General Crime

* Randolph Ang A bicyclist accused of fatally striking Dionette Cherney at the intersection of Mission Street and The Embarcadero pleaded not guilty

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A bicyclist accused of fatally striking a pedestrian in San Francisco in July pleaded not guilty today to misdemeanor vehicular manslaughter charges. Randolph Ang, 23, was riding his bike at about 8:30 a.m. on July 15 when he allegedly ran a red light at the intersection of Mission Street and The Embarcadero and struck 68-year-old Dionette Cherney, police and prosecutors said.The collision caused Cherney to fall and hit the back of her head.

She was taken to San Francisco General Hospital, where she died on Aug. 11. Ang was cited at the scene and released, but was charged in the case on Nov. 10 after prosecutors received the final medical examiner’s report on the accident. He returned to court today to be arraigned on the manslaughter charge and pleaded not guilty. Prosecutor Sarah Hawkins had asked for Ang to be held on $15,000 bail, but the judge declined to take him into custody, saying he was not a flight risk or a danger to the community.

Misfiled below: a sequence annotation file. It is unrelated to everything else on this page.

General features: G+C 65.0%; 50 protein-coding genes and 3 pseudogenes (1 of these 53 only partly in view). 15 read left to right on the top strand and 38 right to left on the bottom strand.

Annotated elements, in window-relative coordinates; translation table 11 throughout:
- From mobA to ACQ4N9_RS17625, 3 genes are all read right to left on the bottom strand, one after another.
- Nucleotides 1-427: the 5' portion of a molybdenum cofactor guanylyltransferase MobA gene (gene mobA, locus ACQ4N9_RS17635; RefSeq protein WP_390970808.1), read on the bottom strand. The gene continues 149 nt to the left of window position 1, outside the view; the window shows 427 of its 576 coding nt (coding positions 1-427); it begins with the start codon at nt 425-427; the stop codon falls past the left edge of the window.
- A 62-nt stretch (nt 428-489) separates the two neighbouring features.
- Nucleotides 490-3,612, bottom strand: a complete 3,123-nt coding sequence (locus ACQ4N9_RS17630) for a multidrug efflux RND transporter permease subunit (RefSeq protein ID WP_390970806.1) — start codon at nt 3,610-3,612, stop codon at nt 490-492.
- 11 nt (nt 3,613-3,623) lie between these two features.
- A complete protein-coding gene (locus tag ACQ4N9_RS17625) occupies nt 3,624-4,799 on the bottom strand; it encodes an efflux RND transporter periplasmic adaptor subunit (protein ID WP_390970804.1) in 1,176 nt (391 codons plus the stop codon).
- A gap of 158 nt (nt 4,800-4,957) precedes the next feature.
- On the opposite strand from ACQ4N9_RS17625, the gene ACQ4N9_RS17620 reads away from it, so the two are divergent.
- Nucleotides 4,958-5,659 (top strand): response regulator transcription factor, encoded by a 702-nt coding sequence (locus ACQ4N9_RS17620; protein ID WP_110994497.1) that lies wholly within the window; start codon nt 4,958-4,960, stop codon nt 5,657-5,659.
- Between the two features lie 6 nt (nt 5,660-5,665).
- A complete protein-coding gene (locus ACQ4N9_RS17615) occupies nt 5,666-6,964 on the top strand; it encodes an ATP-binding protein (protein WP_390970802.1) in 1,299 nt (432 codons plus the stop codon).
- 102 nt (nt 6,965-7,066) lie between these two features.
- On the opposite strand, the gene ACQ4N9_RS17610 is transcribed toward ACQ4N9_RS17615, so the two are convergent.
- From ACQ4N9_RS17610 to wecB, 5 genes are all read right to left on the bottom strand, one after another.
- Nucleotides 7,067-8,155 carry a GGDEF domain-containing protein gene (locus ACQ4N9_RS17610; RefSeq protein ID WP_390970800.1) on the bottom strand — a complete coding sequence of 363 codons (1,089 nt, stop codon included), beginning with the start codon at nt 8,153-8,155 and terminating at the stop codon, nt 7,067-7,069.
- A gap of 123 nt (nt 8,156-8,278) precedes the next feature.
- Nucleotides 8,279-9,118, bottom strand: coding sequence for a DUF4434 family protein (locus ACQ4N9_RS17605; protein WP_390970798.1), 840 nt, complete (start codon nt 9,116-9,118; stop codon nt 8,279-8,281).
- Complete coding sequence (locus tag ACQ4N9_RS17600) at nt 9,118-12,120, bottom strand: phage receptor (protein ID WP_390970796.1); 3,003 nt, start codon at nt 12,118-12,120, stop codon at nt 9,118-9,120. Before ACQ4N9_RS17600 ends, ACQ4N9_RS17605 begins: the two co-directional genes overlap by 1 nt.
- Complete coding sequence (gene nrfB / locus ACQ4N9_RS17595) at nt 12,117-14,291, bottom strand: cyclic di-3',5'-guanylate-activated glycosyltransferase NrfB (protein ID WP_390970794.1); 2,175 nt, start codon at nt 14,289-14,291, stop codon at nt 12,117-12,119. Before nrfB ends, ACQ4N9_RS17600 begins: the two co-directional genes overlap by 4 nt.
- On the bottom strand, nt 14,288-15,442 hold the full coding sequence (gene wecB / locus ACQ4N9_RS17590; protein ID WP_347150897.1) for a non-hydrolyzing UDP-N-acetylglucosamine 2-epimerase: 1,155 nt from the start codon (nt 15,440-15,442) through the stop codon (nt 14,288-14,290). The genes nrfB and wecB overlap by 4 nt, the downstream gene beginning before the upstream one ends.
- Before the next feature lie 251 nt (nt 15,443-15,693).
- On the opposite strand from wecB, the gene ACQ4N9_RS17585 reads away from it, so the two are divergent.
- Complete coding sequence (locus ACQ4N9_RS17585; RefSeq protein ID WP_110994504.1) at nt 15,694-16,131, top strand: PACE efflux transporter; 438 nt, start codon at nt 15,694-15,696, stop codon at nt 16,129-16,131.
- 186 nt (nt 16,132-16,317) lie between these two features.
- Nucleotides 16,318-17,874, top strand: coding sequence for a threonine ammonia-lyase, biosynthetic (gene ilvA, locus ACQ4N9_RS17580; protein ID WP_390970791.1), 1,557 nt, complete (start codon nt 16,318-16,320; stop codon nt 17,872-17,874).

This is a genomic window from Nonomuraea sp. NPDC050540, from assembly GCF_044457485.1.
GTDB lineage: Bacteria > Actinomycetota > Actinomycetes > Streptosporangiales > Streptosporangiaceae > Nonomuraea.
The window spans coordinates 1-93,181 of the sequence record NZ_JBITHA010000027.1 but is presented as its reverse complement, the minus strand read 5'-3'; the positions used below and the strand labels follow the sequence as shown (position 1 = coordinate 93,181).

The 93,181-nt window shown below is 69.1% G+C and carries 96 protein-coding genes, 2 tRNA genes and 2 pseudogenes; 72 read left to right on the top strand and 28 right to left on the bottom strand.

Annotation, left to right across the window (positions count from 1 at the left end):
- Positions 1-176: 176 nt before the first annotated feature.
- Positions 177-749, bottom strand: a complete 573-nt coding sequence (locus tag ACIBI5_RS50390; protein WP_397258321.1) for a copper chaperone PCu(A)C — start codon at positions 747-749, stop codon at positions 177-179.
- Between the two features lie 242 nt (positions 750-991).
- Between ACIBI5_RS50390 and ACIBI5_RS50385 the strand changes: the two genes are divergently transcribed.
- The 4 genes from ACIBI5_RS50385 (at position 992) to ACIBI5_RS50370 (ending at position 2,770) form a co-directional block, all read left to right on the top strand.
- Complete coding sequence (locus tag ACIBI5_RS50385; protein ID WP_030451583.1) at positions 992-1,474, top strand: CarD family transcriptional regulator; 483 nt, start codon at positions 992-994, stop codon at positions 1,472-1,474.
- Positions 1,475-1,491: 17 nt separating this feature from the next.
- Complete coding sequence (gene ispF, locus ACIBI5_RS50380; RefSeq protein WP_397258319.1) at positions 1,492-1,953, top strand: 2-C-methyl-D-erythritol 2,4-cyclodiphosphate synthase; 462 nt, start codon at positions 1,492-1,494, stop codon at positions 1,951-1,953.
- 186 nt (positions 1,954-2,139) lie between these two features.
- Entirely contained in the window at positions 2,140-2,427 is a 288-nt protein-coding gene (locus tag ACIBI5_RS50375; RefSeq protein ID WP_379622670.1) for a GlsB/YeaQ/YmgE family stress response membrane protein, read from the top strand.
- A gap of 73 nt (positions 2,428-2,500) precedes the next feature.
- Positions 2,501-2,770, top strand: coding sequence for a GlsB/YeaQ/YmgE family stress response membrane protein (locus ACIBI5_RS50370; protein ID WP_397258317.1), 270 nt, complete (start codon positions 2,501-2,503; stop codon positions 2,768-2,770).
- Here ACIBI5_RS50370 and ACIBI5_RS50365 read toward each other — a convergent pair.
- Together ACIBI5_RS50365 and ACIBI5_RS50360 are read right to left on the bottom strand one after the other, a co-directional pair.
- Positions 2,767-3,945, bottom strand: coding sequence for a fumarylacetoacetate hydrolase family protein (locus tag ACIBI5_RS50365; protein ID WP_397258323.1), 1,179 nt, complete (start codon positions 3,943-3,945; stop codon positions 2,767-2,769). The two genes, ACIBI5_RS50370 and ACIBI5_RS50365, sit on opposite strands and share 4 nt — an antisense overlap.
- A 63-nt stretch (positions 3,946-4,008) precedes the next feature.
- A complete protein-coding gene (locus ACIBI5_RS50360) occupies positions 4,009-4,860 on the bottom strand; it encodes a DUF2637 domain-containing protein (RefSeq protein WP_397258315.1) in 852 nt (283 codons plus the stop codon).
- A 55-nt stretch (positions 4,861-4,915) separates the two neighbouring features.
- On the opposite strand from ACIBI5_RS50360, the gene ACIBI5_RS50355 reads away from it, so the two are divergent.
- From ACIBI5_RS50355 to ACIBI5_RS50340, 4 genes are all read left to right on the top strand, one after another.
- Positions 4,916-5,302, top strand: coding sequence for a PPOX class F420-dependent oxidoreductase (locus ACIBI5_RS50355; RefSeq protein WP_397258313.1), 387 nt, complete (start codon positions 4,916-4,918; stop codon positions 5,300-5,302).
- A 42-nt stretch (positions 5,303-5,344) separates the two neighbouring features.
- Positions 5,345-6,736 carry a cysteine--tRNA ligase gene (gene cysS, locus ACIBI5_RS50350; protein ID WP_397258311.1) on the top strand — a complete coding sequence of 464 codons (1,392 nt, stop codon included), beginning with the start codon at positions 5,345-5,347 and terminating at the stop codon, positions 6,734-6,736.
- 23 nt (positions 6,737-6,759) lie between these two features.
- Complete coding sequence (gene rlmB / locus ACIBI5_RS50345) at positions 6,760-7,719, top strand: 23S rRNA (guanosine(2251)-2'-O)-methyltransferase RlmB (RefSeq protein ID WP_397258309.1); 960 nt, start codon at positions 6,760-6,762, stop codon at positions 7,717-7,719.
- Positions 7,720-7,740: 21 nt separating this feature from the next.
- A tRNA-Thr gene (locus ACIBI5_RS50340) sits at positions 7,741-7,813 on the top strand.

Ang’s attorney, Tony Brass, said outside of court that “there’s no question this is a tragic accident, and no one feels that more than my client.” Brass said Ang had recently graduated from Bucknell University in Pennsylvania and had gotten his first job as an assistant media planner at a marketing company along The Embarcadero, and was just trying to get to work on time.

“He feels terrible about what happened to this woman,” Brass said. District Attorney George Gascon said outside of court this morning that the case “really illustrates a problem we’re having in our city” with “careless behavior” by motorists, bicyclists and pedestrians. Gascon said that although Ang was a “young man with no criminal record … we have to hold people accountable and send the message that a red light means stop.

“Brass also acknowledged that the case highlights a hot-button issue in San Francisco because “most people are annoyed at how bicyclists ride around the city.” But he said the case is unique because the chance of a bicyclist killing a pedestrian “is very slim.”Ang faces up to a year in county jail if he is convicted. The case will return to court on Dec. 13 for a pretrial conference.

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